Now I’m looking back on this decade and I don’t know what happened. It’s been four years since M and I broke up. Four years and I’m still doing the online dating thing, still going to sleep by myself, still sleeping with idiots who I don’t care about, who don’t care about me.  I don’t know what I’m doing wrong, and I’m also too hard on myself to recognize anything that I might be doing right.

Meanwhile, my relationship with H finally ended just before the new year after I finally accepted that he just, to use the cliched phrase, was not that into me. I’d spent months and months waiting for his phone calls, for his texts, for his e-mails. There would be small bursts of communication from him and then nothing, and I was totally consumed by him. I couldn’t see my way out of it. Couldn’t see that I was miserable, that he had done nothing to make me happy. Of course, I know that I need to look to myself to find happiness, not to someone else.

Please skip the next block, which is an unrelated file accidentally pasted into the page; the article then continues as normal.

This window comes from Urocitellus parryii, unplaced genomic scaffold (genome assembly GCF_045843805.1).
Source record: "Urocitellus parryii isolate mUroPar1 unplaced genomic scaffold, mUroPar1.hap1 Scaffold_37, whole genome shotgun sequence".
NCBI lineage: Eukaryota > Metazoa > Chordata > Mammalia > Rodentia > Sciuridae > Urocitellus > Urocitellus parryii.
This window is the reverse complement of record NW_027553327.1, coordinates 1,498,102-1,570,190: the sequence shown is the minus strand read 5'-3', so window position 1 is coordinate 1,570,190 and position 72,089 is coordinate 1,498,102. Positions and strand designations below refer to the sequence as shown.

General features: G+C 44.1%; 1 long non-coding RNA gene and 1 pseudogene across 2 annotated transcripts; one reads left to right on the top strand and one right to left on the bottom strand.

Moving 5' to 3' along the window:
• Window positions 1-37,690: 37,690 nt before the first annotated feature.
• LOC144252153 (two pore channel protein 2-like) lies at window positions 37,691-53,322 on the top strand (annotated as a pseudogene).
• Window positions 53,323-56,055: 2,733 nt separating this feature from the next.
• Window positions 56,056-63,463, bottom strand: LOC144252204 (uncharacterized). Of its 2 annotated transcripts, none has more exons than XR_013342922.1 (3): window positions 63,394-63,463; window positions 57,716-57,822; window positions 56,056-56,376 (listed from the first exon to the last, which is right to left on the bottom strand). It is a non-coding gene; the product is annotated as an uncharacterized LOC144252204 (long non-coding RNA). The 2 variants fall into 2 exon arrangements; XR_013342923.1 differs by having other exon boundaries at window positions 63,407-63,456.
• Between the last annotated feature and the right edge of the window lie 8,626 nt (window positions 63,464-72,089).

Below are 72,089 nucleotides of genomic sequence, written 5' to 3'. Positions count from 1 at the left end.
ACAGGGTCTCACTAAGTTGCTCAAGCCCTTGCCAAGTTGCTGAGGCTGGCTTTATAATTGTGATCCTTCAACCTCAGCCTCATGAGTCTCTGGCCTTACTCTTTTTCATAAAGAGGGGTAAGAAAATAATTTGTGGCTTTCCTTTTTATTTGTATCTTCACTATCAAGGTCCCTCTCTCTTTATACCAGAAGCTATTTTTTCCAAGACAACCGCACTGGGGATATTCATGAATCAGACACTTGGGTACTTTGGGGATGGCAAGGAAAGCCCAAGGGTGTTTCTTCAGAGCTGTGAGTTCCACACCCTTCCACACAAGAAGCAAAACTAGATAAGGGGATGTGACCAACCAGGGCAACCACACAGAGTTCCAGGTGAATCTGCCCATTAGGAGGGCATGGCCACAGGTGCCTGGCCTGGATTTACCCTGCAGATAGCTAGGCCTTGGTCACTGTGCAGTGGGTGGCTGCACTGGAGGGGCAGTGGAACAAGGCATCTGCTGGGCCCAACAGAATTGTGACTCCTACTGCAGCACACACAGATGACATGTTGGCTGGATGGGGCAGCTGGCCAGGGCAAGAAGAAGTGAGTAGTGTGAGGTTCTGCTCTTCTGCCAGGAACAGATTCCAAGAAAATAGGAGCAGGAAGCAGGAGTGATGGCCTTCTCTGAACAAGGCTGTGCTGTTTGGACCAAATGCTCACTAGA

Still, there is this hope, deep within me, that I will be able to find someone.

Last night, I sent this guy an e-mail who looks kind of lame, but I thought, at least he’ll e-mail me back and then we can go on a date and it will be something to do this weekend.  I awoke to an empty inbox. I don’t know what I’m doing wrong, and I also don’t know why I’m so craving the attention, why I can’t be happy on my own.  I feel as if not having someone else to go to sleep with means I’m not anchored, means I’m adrift.

I also hate that I still miss M. That I was thinking about him last night, wishing he was beside me. It’s so cliché. It’s so predictable. I’ve missed him for four years. He will never want me back.